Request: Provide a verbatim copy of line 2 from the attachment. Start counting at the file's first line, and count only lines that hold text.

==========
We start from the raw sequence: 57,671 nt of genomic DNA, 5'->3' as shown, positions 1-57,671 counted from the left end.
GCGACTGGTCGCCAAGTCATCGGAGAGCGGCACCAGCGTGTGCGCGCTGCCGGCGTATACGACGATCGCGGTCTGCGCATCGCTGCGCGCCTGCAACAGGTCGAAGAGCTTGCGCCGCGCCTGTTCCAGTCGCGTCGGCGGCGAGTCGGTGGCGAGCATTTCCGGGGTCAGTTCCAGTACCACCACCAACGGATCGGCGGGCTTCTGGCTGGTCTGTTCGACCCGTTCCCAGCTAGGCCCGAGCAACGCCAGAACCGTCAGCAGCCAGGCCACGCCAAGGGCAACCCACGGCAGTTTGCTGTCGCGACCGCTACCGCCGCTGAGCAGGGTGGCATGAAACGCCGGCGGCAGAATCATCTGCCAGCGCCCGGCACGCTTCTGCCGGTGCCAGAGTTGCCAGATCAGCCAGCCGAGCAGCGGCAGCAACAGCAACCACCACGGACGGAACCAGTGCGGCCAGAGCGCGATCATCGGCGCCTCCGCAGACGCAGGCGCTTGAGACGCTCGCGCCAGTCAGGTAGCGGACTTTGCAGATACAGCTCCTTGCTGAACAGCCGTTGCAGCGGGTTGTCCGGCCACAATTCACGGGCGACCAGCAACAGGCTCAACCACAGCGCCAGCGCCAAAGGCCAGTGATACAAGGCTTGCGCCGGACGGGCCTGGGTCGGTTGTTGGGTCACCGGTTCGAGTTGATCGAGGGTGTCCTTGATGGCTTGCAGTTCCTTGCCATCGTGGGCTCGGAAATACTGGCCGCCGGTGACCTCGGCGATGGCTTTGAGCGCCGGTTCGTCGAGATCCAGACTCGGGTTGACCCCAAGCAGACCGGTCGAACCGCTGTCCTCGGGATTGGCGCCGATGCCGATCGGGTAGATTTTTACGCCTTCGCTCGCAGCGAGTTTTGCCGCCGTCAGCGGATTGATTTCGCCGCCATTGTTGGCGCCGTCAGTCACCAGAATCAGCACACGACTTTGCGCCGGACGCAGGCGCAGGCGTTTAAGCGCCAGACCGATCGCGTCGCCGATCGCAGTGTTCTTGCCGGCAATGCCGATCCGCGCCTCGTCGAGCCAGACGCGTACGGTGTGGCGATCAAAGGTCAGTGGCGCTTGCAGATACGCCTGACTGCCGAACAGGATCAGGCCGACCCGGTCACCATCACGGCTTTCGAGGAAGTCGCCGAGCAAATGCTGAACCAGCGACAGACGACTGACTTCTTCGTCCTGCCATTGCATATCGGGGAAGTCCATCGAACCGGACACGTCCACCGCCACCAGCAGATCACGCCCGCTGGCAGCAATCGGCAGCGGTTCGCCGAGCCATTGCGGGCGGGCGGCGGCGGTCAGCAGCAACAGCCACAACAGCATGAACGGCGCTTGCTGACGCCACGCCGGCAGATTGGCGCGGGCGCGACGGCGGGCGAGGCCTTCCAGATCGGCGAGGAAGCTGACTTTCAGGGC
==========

GCGACTGGTCGCCAAGTCATCGGAGAGCGGCACCAGCGTGTGCGCGCTGCCGGCGTATACGACGATCGCGGTCTGCGCATCGCTGCGCGCCTGCAACAGGTCGAAGAGCTTGCGCCGCGCCTGTTCCAGTCGCGTCGGCGGCGAGTCGGTGGCGAGCATTTCCGGGGTCAGTTCCAGTACCACCACCAACGGATCGGCGGGCTTCTGGCTGGTCTGTTCGACCCGTTCCCAGCTAGGCCCGAGCAACGCCAGAACCGTCAGCAGCCAGGCCACGCCAAGGGCAACCCACGGCAGTTTGCTGTCGCGACCGCTACCGCCGCTGAGCAGGGTGGCATGAAACGCCGGCGGCAGAATCATCTGCCAGCGCCCGGCACGCTTCTGCCGGTGCCAGAGTTGCCAGATCAGCCAGCCGAGCAGCGGCAGCAACAGCAACCACCACGGACGGAACCAGTGCGGCCAGAGCGCGATCATCGGCGCCTCCGCAGACGCAGGCGCTTGAGACGCTCGCGCCAGTCAGGTAGCGGACTTTGCAGATACAGCTCCTTGCTGAACAGCCGTTGCAGCGGGTTGTCCGGCCACAATTCACGGGCGACCAGCAACAGGCTCAACCACAGCGCCAGCGCCAAAGGCCAGTGATACAAGGCTTGCGCCGGACGGGCCTGGGTCGGTTGTTGGGTCACCGGTTCGAGTTGATCGAGGGTGTCCTTGATGGCTTGCAGTTCCTTGCCATCGTGGGCTCGGAAATACTGGCCGCCGGTGACCTCGGCGATGGCTTTGAGCGCCGGTTCGTCGAGATCCAGACTCGGGTTGACCCCAAGCAGACCGGTCGAACCGCTGTCCTCGGGATTGGCGCCGATGCCGATCGGGTAGATTTTTACGCCTTCGCTCGCAGCGAGTTTTGCCGCCGTCAGCGGATTGATTTCGCCGCCATTGTTGGCGCCGTCAGTCACCAGAATCAGCACACGACTTTGCGCCGGACGCAGGCGCAGGCGTTTAAGCGCCAGACCGATCGCGTCGCCGATCGCAGTGTTCTTGCCGGCAATGCCGATCCGCGCCTCGTCGAGCCAGACGCGTACGGTGTGGCGATCAAAGGTCAGTGGCGCTTGCAGATACGCCTGACTGCCGAACAGGATCAGGCCGACCCGGTCACCATCACGGCTTTCGAGGAAGTCGCCGAGCAAATGCTGAACCAGCGACAGACGACTGACTTCTTCGTCCTGCCATTGCATATCGGGGAAGTCCATCGAACCGGACACGTCCACCGCCACCAGCAGATCACGCCCGCTGGCAGCAATCGGCAGCGGTTCGCCGAGCCATTGCGGGCGGGCGGCGGCGGTCAGCAGCAACAGCCACAACAGCATGAACGGCGCTTGCTGACGCCACGCCGGCAGATTGGCGCGGGCGCGACGGCGGGCGAGGCCTTCCAGATCGGCGAGGAAGCTGACTTTCAGGGC